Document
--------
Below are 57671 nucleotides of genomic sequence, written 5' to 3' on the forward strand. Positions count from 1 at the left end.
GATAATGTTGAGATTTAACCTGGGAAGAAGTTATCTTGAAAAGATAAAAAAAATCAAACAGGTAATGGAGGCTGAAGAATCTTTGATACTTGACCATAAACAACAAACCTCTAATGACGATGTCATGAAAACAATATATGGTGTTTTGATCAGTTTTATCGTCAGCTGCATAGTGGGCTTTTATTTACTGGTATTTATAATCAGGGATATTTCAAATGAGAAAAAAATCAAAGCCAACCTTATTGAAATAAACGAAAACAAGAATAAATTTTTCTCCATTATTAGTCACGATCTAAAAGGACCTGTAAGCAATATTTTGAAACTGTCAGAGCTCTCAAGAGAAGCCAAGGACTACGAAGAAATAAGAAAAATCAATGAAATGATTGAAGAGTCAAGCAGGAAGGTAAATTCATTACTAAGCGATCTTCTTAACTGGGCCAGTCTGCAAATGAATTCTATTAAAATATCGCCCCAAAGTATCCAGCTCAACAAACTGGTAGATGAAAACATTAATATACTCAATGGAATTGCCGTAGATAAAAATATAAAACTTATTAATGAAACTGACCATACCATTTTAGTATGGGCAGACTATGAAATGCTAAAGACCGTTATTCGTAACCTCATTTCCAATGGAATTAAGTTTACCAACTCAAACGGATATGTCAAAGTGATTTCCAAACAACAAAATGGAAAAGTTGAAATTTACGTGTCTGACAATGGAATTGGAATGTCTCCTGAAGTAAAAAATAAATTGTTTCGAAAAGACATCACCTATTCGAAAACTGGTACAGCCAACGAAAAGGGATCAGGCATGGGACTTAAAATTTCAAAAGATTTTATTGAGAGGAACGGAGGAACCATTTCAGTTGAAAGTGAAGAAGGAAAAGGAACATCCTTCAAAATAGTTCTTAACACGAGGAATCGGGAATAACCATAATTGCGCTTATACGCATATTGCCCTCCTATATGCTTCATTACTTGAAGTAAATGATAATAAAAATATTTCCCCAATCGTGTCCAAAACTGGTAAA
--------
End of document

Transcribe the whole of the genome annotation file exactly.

Below are 57671 nucleotides of genomic sequence, written 5' to 3' on the forward strand. Positions count from 1 at the left end.
GATAATGTTGAGATTTAACCTGGGAAGAAGTTATCTTGAAAAGATAAAAAAAATCAAACAGGTAATGGAGGCTGAAGAATCTTTGATACTTGACCATAAACAACAAACCTCTAATGACGATGTCATGAAAACAATATATGGTGTTTTGATCAGTTTTATCGTCAGCTGCATAGTGGGCTTTTATTTACTGGTATTTATAATCAGGGATATTTCAAATGAGAAAAAAATCAAAGCCAACCTTATTGAAATAAACGAAAACAAGAATAAATTTTTCTCCATTATTAGTCACGATCTAAAAGGACCTGTAAGCAATATTTTGAAACTGTCAGAGCTCTCAAGAGAAGCCAAGGACTACGAAGAAATAAGAAAAATCAATGAAATGATTGAAGAGTCAAGCAGGAAGGTAAATTCATTACTAAGCGATCTTCTTAACTGGGCCAGTCTGCAAATGAATTCTATTAAAATATCGCCCCAAAGTATCCAGCTCAACAAACTGGTAGATGAAAACATTAATATACTCAATGGAATTGCCGTAGATAAAAATATAAAACTTATTAATGAAACTGACCATACCATTTTAGTATGGGCAGACTATGAAATGCTAAAGACCGTTATTCGTAACCTCATTTCCAATGGAATTAAGTTTACCAACTCAAACGGATATGTCAAAGTGATTTCCAAACAACAAAATGGAAAAGTTGAAATTTACGTGTCTGACAATGGAATTGGAATGTCTCCTGAAGTAAAAAATAAATTGTTTCGAAAAGACATCACCTATTCGAAAACTGGTACAGCCAACGAAAAGGGATCAGGCATGGGACTTAAAATTTCAAAAGATTTTATTGAGAGGAACGGAGGAACCATTTCAGTTGAAAGTGAAGAAGGAAAAGGAACATCCTTCAAAATAGTTCTTAACACGAGGAATCGGGAATAACCATAATTGCGCTTATACGCATATTGCCCTCCTATATGCTTCATTACTTGAAGTAAATGATAATAAAAATATTTCCCCAATCGTGTCCAAAACTGGTAAA